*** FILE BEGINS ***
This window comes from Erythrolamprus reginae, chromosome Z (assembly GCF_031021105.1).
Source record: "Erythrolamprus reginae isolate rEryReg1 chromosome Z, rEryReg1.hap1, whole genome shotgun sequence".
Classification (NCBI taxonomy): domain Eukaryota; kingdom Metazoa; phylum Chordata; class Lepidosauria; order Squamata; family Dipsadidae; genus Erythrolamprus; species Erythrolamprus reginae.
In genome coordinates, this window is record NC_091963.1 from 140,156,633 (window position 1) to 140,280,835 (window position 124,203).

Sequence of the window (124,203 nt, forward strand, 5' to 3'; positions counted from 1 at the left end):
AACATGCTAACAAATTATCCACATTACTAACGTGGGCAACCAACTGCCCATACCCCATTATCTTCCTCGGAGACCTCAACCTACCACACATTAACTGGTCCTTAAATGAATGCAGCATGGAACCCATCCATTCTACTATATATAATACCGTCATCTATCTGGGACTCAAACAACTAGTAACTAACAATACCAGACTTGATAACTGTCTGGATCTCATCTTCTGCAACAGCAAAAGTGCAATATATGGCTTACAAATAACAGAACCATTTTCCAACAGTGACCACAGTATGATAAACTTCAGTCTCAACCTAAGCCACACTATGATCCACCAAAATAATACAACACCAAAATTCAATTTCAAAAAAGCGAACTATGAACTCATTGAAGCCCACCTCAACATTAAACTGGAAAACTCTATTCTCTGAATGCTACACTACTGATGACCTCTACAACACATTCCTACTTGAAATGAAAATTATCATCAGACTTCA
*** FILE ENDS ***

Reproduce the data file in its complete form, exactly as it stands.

This window comes from Erythrolamprus reginae, chromosome Z (assembly GCF_031021105.1).
Source record: "Erythrolamprus reginae isolate rEryReg1 chromosome Z, rEryReg1.hap1, whole genome shotgun sequence".
Classification (NCBI taxonomy): domain Eukaryota; kingdom Metazoa; phylum Chordata; class Lepidosauria; order Squamata; family Dipsadidae; genus Erythrolamprus; species Erythrolamprus reginae.
In genome coordinates, this window is record NC_091963.1 from 140,156,633 (window position 1) to 140,280,835 (window position 124,203).

Sequence of the window (124,203 nt, forward strand, 5' to 3'; positions counted from 1 at the left end):
AACATGCTAACAAATTATCCACATTACTAACGTGGGCAACCAACTGCCCATACCCCATTATCTTCCTCGGAGACCTCAACCTACCACACATTAACTGGTCCTTAAATGAATGCAGCATGGAACCCATCCATTCTACTATATATAATACCGTCATCTATCTGGGACTCAAACAACTAGTAACTAACAATACCAGACTTGATAACTGTCTGGATCTCATCTTCTGCAACAGCAAAAGTGCAATATATGGCTTACAAATAACAGAACCATTTTCCAACAGTGACCACAGTATGATAAACTTCAGTCTCAACCTAAGCCACACTATGATCCACCAAAATAATACAACACCAAAATTCAATTTCAAAAAAGCGAACTATGAACTCATTGAAGCCCACCTCAACATTAAACTGGAAAACTCTATTCTCTGAATGCTACACTACTGATGACCTCTACAACACATTCCTACTTGAAATGAAAATTATCATCAGACTTCA